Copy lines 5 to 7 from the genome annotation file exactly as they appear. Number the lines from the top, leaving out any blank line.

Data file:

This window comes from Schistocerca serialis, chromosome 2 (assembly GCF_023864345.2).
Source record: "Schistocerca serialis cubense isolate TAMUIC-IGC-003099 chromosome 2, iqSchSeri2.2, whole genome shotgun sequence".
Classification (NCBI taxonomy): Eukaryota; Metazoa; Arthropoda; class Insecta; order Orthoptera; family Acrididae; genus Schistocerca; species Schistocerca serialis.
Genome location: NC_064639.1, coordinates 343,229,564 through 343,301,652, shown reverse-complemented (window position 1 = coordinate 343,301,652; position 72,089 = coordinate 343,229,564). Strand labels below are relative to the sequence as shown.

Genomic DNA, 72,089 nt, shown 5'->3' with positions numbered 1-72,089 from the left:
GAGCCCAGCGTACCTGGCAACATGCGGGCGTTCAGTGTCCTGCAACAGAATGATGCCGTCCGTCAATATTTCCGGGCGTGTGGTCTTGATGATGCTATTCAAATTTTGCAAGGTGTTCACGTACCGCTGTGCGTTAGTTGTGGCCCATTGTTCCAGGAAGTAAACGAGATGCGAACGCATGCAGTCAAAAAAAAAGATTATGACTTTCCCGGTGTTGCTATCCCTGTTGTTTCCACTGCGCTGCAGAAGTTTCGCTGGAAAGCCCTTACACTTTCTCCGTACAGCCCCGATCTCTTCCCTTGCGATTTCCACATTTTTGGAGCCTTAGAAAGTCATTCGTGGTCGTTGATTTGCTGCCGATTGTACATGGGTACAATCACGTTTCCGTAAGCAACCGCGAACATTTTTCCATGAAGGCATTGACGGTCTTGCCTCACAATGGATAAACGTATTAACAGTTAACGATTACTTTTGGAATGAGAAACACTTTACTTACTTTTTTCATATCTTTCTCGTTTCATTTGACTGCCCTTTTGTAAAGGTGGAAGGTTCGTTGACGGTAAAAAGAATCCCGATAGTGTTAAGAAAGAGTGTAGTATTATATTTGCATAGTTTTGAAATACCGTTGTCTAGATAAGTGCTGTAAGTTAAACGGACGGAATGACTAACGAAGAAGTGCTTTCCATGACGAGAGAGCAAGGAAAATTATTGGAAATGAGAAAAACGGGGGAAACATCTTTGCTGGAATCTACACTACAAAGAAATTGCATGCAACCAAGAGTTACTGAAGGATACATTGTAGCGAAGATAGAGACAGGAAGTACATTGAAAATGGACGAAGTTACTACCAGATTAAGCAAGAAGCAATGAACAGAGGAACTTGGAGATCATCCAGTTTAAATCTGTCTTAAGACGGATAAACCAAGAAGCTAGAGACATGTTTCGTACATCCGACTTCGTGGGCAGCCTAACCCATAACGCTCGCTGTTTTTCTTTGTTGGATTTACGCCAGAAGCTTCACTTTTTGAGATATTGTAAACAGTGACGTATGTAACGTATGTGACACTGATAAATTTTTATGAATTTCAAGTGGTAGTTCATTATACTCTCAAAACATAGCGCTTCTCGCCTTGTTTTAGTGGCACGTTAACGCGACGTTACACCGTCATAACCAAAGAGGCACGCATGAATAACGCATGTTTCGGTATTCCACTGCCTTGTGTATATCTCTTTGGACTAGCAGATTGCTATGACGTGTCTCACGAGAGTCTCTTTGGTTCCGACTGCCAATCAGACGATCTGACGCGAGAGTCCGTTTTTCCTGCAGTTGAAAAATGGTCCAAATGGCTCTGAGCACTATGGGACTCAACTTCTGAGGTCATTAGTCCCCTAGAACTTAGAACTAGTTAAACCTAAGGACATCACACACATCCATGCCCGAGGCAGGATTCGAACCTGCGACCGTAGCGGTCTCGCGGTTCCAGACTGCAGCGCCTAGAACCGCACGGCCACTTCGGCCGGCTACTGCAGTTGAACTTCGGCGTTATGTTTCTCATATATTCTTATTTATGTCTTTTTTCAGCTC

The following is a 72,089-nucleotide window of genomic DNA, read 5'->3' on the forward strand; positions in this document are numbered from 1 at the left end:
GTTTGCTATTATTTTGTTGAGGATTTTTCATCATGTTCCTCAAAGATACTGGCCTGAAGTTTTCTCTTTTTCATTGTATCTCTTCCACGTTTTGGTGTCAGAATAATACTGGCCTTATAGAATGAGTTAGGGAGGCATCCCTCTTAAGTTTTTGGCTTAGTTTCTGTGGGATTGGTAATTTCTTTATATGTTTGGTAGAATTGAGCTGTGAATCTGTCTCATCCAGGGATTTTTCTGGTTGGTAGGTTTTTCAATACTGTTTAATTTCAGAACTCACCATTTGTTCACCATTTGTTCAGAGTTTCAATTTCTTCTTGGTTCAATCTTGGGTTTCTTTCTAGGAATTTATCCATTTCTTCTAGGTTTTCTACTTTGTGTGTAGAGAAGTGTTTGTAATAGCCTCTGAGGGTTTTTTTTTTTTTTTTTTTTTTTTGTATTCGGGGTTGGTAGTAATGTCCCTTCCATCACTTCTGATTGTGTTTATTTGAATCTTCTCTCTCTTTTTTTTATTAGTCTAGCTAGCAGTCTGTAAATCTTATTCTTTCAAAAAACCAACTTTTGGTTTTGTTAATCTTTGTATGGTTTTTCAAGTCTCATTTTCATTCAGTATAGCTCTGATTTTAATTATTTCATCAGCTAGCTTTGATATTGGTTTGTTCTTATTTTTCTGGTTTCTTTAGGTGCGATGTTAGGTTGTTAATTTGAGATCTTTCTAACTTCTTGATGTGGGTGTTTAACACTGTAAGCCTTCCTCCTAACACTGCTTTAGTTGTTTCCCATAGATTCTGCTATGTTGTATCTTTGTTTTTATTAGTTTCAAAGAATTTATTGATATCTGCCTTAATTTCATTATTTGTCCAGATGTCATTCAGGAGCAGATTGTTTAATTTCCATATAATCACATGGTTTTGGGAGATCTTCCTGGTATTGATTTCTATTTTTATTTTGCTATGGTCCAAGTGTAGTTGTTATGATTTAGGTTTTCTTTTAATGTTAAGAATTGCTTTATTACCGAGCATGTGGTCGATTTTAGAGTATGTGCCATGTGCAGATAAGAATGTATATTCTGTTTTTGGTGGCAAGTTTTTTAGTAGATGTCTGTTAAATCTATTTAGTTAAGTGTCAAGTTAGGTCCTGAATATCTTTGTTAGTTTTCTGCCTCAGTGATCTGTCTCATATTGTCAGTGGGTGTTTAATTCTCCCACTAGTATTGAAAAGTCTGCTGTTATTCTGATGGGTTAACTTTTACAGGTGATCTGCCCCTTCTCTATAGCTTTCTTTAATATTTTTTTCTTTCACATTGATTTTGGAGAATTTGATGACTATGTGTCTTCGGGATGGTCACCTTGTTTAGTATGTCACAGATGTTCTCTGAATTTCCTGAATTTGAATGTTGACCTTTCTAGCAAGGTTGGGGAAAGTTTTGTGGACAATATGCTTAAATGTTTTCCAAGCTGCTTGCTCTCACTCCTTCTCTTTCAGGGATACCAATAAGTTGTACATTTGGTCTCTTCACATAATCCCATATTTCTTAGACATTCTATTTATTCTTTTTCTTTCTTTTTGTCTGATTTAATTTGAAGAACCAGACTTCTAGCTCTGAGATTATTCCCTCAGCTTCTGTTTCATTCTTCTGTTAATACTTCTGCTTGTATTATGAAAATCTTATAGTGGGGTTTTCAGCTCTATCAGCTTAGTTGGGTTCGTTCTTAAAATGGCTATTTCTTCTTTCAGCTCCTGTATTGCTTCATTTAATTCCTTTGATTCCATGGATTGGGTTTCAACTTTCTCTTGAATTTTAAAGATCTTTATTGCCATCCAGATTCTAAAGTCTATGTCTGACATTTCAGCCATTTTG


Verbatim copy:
Genomic DNA, 72,089 nt, shown 5'->3' with positions numbered 1-72,089 from the left:
GAGCCCAGCGTACCTGGCAACATGCGGGCGTTCAGTGTCCTGCAACAGAATGATGCCGTCCGTCAATATTTCCGGGCGTGTGGTCTTGATGATGCTATTCAAATTTTGCAAGGTGTTCACGTACCGCTGTGCGTTAGTTGTGGCCCATTGTTCCAGGAAGTAAACGAGATGCGAACGCATGCAGTCAAAAAAAAAGATTATGACTTTCCCGGTGTTGCTATCCCTGTTGTTTCCACTGCGCTGCAGAAGTTTCGCTGGAAAGCCCTTACACTTTCTCCGTACAGCCCCGATCTCTTCCCTTGCGATTTCCACATTTTTGGAGCCTTAGAAAGTCATTCGTGGTCGTTGATTTGCTGCCGATTGTACATGGGTACAATCACGTTTCCGTAAGCAACCGCGAACATTTTTCCATGAAGGCATTGACGGTCTTGCCTCACAATGGATAAACGTATTAACAGTTAACGATTACTTTTGGAATGAGAAACACTTTACTTACTTTTTTCATATCTTTCTCGTTTCATTTGACTGCCCTTTTGTAAAGGTGGAAGGTTCGTTGACGGTAAAAAGAATCCCGATAGTGTTAAGAAAGAGTGTAGTATTATATTTGCATAGTTTTGAAATACCGTTGTCTAGATAAGTGCTGTAAGTTAAACGGACGGAATGACTAACGAAGAAGTGCTTTCCATGACGAGAGAGCAAGGAAAATTATTGGAAATGAGAAAAACGGGGGAAACATCTTTGCTGGAATCTACACTACAAAGAAATTGCATGCAACCAAGAGTTACTGAAGGATACATTGTAGCGAAGATAGAGACAGGAAGTACATTGAAAATGGACGAAGTTACTACCAGATTAAGCAAGAAGCAATGAACAGAGGAACTTGGAGATCATCCAGTTTAAATCTGTCTTAAGACGGATAAACCAAGAAGCTAGAGACATGTTTCGTACATCCGACTTCGTGGGCAGCCTAACCCATAACGCTCGCTGTTTTTCTTTGTTGGATTTACGCCAGAAGCTTCACTTTTTGAGATATTGTAAACAGTGACGTATGTAACGTATGTGACACTGATAAATTTTTATGAATTTCAAGTGGTAGTTCATTATACTCTCAAAACATAGCGCTTCTCGCCTTGTTTTAGTGGCACGTTAACGCGACGTTACACCGTCATAACCAAAGAGGCACGCATGAATAACGCATGTTTCGGTATTCCACTGCCTTGTGTATATCTCTTTGGACTAGCAGATTGCTATGACGTGTCTCACGAGAGTCTCTTTGGTTCCGACTGCCAATCAGACGATCTGACGCGAGAGTCCGTTTTTCCTGCAGTTGAAAAATGGTCCAAATGGCTCTGAGCACTATGGGACTCAACTTCTGAGGTCATTAGTCCCCTAGAACTTAGAACTAGTTAAACCTAAGGACATCACACACATCCATGCCCGAGGCAGGATTCGAACCTGCGACCGTAGCGGTCTCGCGGTTCCAGACTGCAGCGCCTAGAACCGCACGGCCACTTCGGCCGGCTACTGCAGTTGAACTTCGGCGTTATGTTTCTCATATATTCTTATTTATGTCTTTTTTCAGCTC

The following is a 72,089-nucleotide window of genomic DNA, read 5'->3' on the forward strand; positions in this document are numbered from 1 at the left end: